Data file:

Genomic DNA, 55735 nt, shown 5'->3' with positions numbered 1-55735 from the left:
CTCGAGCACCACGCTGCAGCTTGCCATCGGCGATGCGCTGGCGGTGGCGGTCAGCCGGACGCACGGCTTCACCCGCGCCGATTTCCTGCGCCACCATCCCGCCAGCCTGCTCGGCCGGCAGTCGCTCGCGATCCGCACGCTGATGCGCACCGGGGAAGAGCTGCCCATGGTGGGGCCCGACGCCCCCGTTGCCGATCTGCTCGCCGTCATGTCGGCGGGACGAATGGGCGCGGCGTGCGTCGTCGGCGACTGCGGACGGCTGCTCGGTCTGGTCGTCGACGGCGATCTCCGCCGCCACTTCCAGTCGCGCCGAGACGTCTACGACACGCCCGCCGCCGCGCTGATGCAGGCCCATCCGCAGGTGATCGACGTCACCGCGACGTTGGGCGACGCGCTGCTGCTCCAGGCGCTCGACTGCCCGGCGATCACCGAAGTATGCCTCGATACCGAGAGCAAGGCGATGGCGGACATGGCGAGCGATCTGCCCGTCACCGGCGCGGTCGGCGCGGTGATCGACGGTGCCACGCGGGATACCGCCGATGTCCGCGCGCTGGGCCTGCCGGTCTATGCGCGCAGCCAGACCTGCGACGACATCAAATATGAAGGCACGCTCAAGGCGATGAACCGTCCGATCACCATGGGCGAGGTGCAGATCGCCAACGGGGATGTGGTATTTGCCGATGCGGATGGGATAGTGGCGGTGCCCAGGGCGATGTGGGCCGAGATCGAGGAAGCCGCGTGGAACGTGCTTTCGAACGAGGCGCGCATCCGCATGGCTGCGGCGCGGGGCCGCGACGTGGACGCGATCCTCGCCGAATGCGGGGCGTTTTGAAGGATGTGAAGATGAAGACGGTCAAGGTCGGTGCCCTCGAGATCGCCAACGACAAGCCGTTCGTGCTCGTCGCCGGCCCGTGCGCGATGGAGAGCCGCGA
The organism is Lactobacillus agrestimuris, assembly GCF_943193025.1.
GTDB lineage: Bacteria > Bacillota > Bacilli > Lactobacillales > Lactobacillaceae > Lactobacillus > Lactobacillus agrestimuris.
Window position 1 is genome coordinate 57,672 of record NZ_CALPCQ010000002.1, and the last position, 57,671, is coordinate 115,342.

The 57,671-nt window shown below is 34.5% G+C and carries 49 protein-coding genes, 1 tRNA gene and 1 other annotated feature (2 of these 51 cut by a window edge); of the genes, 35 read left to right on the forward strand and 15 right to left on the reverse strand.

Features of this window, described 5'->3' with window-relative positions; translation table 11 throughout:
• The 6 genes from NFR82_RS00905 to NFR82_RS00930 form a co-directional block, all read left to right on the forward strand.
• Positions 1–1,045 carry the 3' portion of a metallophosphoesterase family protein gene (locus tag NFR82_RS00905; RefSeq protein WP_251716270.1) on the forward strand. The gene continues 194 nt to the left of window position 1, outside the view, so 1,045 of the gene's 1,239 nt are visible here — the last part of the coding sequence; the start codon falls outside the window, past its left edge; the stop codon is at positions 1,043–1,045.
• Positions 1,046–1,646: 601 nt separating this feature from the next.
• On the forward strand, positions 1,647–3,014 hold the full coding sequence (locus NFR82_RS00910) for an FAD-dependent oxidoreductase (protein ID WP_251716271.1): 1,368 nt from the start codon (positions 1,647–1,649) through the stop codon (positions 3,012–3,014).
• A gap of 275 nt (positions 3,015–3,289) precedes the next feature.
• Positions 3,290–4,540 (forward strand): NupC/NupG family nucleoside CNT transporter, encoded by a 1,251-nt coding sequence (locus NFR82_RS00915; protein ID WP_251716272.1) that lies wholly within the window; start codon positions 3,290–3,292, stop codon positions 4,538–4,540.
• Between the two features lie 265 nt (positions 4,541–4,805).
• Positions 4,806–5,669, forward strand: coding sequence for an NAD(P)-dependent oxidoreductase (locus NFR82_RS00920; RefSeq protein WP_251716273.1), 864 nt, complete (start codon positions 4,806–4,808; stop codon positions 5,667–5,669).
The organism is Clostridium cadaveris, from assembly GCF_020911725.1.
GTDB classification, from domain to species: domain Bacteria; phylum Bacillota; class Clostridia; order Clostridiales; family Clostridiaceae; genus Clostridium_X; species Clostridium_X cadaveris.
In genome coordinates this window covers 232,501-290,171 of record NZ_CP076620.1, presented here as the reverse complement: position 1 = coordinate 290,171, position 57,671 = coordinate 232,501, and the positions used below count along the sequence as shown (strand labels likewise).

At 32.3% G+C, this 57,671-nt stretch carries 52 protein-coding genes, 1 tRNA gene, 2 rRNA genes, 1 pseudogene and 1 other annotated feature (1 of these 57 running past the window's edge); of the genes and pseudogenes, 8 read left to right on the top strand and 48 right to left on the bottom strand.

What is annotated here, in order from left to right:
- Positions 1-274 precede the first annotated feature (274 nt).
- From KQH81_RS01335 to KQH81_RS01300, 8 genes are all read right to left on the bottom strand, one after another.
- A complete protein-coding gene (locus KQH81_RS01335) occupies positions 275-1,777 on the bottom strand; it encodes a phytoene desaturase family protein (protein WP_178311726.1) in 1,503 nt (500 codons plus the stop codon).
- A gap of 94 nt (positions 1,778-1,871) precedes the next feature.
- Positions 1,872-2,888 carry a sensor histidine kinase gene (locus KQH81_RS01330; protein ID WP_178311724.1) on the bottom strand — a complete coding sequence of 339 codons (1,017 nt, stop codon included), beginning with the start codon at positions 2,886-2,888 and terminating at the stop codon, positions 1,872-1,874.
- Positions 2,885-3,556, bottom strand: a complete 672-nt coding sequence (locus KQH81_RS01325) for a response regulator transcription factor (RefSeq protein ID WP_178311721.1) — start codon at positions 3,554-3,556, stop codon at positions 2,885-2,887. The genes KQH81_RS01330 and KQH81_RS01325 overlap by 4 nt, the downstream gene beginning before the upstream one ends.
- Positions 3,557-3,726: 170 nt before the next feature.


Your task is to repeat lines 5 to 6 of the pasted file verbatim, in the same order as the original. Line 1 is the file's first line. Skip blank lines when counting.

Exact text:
Window position 1 is genome coordinate 57,672 of record NZ_CALPCQ010000002.1, and the last position, 57,671, is coordinate 115,342.

The 57,671-nt window shown below is 34.5% G+C and carries 49 protein-coding genes, 1 tRNA gene and 1 other annotated feature (2 of these 51 cut by a window edge); of the genes, 35 read left to right on the forward strand and 15 right to left on the reverse strand.